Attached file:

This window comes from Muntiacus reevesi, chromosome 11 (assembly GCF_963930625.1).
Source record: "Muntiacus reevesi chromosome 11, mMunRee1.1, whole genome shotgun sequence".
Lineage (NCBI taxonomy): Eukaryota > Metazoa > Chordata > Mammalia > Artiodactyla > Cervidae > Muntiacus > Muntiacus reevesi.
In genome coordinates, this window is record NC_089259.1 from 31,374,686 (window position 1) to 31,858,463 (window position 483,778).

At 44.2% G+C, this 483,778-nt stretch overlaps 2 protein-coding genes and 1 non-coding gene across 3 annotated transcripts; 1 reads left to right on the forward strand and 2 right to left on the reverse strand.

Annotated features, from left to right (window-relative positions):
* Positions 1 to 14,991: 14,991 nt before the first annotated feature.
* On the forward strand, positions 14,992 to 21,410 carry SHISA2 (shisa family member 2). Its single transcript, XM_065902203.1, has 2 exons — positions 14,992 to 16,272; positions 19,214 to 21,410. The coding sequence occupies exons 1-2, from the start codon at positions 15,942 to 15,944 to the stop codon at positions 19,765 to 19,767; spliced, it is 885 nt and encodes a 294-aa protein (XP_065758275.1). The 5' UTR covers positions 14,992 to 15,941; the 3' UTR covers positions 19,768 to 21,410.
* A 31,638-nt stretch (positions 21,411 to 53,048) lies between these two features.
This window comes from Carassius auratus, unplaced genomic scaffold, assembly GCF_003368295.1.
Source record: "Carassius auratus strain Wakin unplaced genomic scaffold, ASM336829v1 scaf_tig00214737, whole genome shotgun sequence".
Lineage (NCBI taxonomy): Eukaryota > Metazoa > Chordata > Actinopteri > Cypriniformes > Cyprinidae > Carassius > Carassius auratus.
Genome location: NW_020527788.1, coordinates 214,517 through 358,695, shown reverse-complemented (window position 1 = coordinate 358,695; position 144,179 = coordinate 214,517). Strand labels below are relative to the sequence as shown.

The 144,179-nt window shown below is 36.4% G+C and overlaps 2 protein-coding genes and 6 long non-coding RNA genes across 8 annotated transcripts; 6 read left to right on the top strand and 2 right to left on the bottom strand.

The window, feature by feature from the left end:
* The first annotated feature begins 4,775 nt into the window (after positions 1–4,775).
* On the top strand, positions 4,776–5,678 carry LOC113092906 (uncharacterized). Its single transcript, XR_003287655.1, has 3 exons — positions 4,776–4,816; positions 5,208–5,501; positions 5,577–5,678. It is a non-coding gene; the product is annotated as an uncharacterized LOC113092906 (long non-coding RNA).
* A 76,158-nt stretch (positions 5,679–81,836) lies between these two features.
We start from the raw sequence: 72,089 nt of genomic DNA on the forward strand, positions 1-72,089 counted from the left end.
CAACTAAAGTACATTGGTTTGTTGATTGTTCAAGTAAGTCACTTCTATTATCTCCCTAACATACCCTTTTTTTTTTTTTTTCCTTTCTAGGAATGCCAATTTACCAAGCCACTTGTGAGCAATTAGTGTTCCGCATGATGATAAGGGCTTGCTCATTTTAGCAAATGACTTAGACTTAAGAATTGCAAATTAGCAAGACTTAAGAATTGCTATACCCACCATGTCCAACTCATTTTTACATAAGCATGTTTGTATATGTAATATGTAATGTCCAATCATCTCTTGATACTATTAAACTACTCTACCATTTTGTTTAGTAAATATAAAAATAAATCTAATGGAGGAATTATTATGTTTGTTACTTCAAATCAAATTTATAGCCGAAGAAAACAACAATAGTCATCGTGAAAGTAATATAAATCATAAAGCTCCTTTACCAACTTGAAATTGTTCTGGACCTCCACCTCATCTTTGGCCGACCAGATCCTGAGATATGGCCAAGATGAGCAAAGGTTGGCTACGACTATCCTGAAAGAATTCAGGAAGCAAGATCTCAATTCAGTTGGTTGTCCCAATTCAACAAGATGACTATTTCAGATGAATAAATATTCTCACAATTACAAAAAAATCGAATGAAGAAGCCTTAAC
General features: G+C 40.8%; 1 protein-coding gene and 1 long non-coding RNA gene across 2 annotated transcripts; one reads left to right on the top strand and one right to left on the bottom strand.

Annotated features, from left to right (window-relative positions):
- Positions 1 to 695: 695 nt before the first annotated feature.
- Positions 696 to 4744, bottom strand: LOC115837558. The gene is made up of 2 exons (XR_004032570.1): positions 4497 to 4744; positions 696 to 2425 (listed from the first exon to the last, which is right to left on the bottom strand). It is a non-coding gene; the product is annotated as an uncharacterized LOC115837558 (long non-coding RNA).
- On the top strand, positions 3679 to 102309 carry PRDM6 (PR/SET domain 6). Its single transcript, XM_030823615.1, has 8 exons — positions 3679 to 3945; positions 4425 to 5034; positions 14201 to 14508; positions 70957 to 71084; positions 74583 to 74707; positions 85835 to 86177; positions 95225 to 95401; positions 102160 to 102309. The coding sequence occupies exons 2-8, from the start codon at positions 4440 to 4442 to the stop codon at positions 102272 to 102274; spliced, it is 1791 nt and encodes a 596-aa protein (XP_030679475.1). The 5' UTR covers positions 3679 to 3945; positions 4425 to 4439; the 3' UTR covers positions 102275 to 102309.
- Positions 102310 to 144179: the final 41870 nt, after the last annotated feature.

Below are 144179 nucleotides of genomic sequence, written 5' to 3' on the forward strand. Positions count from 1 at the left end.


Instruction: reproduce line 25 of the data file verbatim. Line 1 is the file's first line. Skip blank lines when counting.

- On the top strand, positions 3679 to 102309 carry PRDM6 (PR/SET domain 6). Its single transcript, XM_030823615.1, has 8 exons — positions 3679 to 3945; positions 4425 to 5034; positions 14201 to 14508; positions 70957 to 71084; positions 74583 to 74707; positions 85835 to 86177; positions 95225 to 95401; positions 102160 to 102309. The coding sequence occupies exons 2-8, from the start codon at positions 4440 to 4442 to the stop codon at positions 102272 to 102274; spliced, it is 1791 nt and encodes a 596-aa protein (XP_030679475.1). The 5' UTR covers positions 3679 to 3945; positions 4425 to 4439; the 3' UTR covers positions 102275 to 102309.